Step 5: Add Stock

Stock being poured into pot with aromatics, wine, and chopped vegetables.

Serious Eats / J. Kenji López-Alt

In goes a full quart of chicken stock. If you have good homemade stock, that's the best option. If not, a high-quality store-bought low-sodium stock will do. I use Swanson or Kirkland organic if I need to go with store-bought. Dissolving a couple of packets of gelatin on the surface of the stock before adding it to the pot will improve the finished texture of the sauce if you're using store-bought.

Step 6: Season Prime Rib

Large uncooked prime rib seasoned heavily with salt and pepper sitting on wooden cutting board.

Serious Eats / J. Kenji López-Alt

Generously season a bone-in standing rib roast (a.k.a. prime rib) with plenty of kosher salt and freshly ground black pepper. You want to get it on all sides.

Step 7: Prepare the Roasting Pan

Red wine jus being poured from pot into bottom of roasting pan filled with slices of oxtail.

Serious Eats / J. Kenji López-Alt

Place the seared bones/oxtails/shins in the bottom of a roasting pan. (There's no need for an expensive one—I explain why you don't need an expensive roasting pan here.) Then pour all of the liquid on top of them, along with the vegetables. Set a V-rack directly on top of the vegetables and liquid.

Step 8: Place Beef in Pan

Hands placing large seasoned prime rib into roasting pan with rack.

Serious Eats / J. Kenji López-Alt

Place the beef in the roasting pan with the bone facing down and the fat cap facing up.

Step 9: Roast

Hand clutching tea towel pushing a roasting pan with seasoned prime rib into oven on oven rack.

Serious Eats / J. Kenji López-Alt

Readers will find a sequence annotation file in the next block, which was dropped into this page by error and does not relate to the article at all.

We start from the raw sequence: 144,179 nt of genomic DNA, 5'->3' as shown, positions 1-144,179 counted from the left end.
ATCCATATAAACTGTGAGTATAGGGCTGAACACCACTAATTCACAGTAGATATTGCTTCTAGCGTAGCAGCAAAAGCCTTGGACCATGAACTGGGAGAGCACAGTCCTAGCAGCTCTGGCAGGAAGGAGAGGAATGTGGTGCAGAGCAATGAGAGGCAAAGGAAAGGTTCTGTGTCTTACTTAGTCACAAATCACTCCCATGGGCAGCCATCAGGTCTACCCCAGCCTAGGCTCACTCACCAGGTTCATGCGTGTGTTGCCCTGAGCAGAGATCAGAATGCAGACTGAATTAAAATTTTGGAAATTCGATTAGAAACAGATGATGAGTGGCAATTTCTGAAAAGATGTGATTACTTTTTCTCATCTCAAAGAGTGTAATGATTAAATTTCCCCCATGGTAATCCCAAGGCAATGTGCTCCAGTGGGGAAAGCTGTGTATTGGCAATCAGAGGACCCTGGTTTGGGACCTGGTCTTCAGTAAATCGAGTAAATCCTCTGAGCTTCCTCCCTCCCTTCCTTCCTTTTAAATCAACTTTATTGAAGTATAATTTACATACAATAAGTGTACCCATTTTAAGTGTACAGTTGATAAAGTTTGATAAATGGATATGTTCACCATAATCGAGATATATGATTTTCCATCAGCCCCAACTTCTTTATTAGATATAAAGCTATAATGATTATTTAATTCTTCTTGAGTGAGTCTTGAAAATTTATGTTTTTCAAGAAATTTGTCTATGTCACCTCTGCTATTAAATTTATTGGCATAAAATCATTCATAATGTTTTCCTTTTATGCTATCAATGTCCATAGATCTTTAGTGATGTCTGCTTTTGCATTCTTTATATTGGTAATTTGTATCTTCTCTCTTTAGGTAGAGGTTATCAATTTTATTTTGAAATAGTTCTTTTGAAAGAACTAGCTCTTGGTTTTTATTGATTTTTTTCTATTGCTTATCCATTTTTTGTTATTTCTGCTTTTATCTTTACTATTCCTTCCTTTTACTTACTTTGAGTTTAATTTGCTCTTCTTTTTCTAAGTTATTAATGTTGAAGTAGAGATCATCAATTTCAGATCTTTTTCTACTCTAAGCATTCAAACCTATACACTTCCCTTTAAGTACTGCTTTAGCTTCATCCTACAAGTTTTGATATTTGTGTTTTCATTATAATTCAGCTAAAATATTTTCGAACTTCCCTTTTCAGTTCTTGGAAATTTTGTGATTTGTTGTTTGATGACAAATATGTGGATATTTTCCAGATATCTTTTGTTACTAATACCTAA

Place the pan in an oven set to 250°F. Slow roasting at a very low temperature is the key to meat that is perfectly evenly cooked from edge to edge, with a very tender interior texture.

Step 10: Use a Thermometer!

Hand holding instant read thermometer that's inserted into large prime rib inside oven.

Serious Eats / J. Kenji López-Alt

At this low temperature, the average prime rib roast will take 4 to 5 hours to reach medium rare (130°F internal temperature). The only way to tell when a prime rib is done is to use a thermometer. A leave-in probe is a good early warning system (set it for about 5 degrees below your target final temperature), but you should always use an accurate instant-read thermometer and test for final doneness in multiple locations to make sure there aren't any especially cool spots hiding out.

Step 11: Rest the Meat and Finish the Jus

Tongs pulling piece of braised oxtail out of pot next to large roasting pan and prime rib.

Serious Eats / J. Kenji López-Alt

Tent the roast lightly with aluminum foil (it may still appear quite pale on the exterior at this point—that's okay), then transfer the oxtails and/or shins to a medium saucepan.

Step 12: Strain the Liquid and Finish the Jus

Pouring red wine jus from a roasting pan through a strainer into saucepan.

Serious Eats / J. Kenji López-Alt

Strain the liquid through a fine-mesh strainer into the saucepan. Simmer the shins/oxtails in the jus on the stovetop until the meat is tender enough to easily shred off the bones. This should take about 20 to 30 minutes. Remove the meat and bones from the pot (that shredded meat makes for a great appetizer or side dish when spread onto toast), season the jus to taste with salt and pepper, and whisk in 4 tablespoons of butter off-heat.

Step 13: Brown the Beef

Dark brown roasted prime rib roast on wooden cutting board next to tray of Yorkshire puddings.

Serious Eats / J. Kenji López-Alt

When you're about 10 minutes away from serving, return the beef to the cleaned-out roasting pan and blast it in an oven set at the highest possible temperature (that's 500 to 550°F for most home ovens—use convection if you've got it) until the exterior is browned and crisp. This should take between 6 and 10 minutes. Once browned, the beef is ready to carve and serve.

Step 14: Remove Bones

Hands holding knife and cutting through prime rib roast to remove bone.

Serious Eats / J. Kenji López-Alt

To carve the beef, start by removing the bones with a sharp knife, lifting the beef with one hand and following the contours of the bones with your knife.

Ready to Slice

Dark brown prime rib roast resting on wooden cutting board

Serious Eats / J. Kenji López-Alt

With the bones removed, the beef should be ready to slice.

Step 15: Slice and Serve

Knife cutting slices off rare prime rib roast on wooden cutting board.

Serious Eats / J. Kenji López-Alt

Slice the beef thinly and serve it with the jus. I like to sprinkle each slice with a little coarse sea salt to ensure that it's seasoned throughout.